Fear jolted Jamie Dimon awake in the dark morning hours of March 5.
U.S. coronavirus cases numbered only around a hundred, but markets were flashing warning signs. It was 4 a.m., and the JPMorgan Chase & Co. chief executive dialed up his top lieutenants to deliver a message that couldn’t wait: The economy is in trouble.
Mr. Dimon hung up the phone and lay down on the couch to read the morning papers. He felt a rip in his chest. He sat up with a gasp and called his doctor. “Jamie, take a cab,” the doctor told him. “You don’t have time for an ambulance.”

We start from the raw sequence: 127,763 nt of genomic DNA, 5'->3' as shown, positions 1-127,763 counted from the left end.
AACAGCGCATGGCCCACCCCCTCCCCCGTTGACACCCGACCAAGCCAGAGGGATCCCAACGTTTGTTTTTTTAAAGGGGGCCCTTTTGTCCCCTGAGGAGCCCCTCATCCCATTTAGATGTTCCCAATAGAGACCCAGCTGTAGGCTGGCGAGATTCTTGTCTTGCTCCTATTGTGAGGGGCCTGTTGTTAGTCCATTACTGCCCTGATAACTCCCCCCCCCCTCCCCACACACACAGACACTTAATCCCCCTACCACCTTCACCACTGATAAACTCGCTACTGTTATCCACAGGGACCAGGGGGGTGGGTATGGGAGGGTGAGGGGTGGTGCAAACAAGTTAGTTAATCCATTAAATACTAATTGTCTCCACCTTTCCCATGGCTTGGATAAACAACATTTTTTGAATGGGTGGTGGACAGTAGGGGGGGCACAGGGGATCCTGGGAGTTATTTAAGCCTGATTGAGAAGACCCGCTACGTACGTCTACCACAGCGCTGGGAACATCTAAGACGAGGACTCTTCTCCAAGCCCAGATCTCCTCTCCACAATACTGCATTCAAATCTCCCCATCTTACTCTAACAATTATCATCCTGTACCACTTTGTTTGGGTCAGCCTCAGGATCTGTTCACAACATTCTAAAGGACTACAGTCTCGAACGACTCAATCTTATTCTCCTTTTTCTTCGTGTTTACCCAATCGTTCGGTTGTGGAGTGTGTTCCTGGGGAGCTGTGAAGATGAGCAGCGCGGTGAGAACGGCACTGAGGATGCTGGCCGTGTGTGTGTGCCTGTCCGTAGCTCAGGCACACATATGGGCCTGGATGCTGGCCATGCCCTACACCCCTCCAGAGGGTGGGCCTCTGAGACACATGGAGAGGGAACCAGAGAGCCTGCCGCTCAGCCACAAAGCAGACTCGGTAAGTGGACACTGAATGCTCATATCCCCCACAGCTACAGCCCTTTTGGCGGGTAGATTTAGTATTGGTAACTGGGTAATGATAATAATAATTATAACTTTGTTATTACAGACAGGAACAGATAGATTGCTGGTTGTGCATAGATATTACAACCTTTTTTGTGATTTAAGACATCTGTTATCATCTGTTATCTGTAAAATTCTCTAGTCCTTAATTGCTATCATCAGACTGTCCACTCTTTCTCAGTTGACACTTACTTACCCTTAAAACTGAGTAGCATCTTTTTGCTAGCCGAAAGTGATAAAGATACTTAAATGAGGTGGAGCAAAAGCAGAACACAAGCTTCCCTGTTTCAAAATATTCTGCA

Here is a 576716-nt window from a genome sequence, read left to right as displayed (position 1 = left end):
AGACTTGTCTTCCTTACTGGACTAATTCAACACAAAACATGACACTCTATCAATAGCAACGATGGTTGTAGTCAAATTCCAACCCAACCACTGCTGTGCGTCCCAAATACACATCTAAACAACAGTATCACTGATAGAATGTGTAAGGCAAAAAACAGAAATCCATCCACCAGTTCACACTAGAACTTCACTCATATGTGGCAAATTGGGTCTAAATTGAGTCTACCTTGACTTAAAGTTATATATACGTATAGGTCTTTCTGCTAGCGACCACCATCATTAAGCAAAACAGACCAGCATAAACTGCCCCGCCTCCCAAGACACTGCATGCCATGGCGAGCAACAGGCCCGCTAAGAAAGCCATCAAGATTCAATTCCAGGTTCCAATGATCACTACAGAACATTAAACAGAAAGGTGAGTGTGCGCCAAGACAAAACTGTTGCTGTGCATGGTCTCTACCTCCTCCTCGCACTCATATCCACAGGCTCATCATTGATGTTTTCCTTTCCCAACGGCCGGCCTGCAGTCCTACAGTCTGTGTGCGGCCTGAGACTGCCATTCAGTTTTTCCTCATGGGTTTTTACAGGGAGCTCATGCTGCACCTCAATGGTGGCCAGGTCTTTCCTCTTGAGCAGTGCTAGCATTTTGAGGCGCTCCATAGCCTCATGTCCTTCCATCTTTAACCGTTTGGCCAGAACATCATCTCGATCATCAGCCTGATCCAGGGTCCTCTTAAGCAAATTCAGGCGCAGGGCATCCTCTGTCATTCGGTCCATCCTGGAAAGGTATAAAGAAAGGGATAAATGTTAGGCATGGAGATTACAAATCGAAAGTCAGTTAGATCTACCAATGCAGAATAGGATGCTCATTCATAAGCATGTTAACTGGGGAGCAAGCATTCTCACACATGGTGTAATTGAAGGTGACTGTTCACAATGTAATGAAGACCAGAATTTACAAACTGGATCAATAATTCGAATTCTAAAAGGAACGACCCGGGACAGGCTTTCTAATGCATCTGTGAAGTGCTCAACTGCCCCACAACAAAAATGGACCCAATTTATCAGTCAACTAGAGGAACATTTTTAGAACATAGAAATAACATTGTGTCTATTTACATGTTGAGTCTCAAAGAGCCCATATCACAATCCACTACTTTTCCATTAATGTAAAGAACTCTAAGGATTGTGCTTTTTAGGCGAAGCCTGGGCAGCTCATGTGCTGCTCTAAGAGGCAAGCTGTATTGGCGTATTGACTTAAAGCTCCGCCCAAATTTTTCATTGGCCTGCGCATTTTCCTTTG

Hours later, Mr. Dimon was clinging to life, surgeons perched above his chest repairing a gash in the artery that delivers blood from the heart to the rest of the body.
“I knew I might not make it,” Mr. Dimon told The Wall Street Journal in his first interview about the aortic tear. The CEO’s near-death experience came as the U.S. economy was hurtling toward its own crisis. The twin emergencies would test JPMorgan’s foundations even more severely than the 2008 financial crisis.
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